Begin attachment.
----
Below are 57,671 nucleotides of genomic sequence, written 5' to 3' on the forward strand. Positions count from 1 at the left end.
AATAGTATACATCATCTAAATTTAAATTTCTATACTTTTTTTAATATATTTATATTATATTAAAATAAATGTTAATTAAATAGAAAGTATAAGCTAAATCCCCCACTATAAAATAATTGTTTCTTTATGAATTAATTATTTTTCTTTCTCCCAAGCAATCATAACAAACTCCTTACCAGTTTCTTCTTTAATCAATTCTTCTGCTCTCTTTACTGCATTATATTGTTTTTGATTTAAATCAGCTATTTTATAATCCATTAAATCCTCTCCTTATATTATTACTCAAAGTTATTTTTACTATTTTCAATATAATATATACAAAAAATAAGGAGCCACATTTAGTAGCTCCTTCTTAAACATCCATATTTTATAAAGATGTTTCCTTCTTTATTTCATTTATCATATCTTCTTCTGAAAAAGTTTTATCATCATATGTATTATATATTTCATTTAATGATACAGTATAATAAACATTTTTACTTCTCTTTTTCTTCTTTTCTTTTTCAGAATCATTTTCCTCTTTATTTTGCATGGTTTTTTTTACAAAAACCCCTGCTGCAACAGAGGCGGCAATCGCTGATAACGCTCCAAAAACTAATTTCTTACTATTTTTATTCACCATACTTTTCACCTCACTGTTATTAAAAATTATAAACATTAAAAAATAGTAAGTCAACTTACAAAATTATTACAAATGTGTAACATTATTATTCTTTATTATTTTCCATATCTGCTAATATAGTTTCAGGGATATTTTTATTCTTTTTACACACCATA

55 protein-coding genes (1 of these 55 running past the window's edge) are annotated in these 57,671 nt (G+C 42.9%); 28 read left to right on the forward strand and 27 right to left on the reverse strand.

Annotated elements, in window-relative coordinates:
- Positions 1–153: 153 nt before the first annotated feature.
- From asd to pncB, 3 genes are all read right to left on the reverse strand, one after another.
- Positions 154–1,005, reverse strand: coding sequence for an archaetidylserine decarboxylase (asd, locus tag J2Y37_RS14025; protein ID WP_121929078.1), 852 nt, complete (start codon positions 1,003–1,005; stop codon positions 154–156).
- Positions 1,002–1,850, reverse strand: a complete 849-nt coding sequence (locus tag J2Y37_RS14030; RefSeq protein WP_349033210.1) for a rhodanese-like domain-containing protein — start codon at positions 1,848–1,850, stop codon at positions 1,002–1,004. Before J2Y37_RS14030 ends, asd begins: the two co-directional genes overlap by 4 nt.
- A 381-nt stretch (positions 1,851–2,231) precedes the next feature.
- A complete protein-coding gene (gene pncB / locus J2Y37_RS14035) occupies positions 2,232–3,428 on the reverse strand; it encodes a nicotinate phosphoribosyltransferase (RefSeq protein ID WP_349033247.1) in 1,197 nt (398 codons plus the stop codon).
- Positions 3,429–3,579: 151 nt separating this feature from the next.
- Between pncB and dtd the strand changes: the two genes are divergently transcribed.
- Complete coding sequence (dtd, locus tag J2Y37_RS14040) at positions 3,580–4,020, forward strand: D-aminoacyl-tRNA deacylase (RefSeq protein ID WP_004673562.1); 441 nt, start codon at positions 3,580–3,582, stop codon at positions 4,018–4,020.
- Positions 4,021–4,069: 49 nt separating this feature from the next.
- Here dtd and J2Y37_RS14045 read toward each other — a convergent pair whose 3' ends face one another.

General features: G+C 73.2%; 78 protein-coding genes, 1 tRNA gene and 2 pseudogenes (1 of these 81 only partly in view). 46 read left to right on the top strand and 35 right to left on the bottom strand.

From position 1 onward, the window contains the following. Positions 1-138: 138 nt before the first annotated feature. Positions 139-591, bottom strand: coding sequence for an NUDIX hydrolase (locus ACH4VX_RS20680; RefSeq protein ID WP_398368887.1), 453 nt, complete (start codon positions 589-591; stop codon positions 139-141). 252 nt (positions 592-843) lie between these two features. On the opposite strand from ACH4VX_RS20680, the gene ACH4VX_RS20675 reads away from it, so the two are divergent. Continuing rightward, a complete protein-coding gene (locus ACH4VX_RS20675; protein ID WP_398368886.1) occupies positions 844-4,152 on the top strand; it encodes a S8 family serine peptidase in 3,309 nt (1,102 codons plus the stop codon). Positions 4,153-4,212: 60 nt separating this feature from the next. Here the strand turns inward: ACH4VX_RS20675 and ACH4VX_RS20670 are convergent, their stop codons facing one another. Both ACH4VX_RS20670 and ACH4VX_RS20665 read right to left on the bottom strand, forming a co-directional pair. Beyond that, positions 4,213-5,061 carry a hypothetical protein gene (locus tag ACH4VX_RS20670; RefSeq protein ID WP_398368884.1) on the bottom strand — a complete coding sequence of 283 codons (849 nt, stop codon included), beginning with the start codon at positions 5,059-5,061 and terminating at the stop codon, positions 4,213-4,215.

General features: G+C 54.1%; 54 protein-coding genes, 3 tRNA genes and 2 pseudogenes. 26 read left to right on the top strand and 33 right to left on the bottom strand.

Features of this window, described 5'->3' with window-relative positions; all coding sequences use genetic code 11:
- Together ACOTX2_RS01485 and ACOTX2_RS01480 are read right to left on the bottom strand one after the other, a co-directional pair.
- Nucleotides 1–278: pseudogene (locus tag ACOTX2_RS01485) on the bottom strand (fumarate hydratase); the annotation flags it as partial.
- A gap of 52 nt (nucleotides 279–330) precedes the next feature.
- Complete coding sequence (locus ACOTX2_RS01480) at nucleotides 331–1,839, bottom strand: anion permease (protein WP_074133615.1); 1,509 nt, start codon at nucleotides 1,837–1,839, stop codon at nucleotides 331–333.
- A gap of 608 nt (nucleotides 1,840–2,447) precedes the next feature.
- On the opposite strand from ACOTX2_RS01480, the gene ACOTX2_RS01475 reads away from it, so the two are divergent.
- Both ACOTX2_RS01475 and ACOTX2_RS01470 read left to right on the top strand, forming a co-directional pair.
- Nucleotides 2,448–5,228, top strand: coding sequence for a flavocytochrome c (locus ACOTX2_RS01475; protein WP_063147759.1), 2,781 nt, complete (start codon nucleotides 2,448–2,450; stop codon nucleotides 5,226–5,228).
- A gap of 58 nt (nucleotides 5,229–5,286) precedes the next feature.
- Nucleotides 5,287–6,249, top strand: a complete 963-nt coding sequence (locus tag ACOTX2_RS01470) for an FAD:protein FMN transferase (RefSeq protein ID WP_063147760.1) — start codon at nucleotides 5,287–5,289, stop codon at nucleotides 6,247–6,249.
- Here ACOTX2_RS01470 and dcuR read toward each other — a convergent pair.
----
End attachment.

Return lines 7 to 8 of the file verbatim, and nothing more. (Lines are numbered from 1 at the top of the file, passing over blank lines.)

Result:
- Positions 154–1,005, reverse strand: coding sequence for an archaetidylserine decarboxylase (asd, locus tag J2Y37_RS14025; protein ID WP_121929078.1), 852 nt, complete (start codon positions 1,003–1,005; stop codon positions 154–156).
- Positions 1,002–1,850, reverse strand: a complete 849-nt coding sequence (locus tag J2Y37_RS14030; RefSeq protein WP_349033210.1) for a rhodanese-like domain-containing protein — start codon at positions 1,848–1,850, stop codon at positions 1,002–1,004. Before J2Y37_RS14030 ends, asd begins: the two co-directional genes overlap by 4 nt.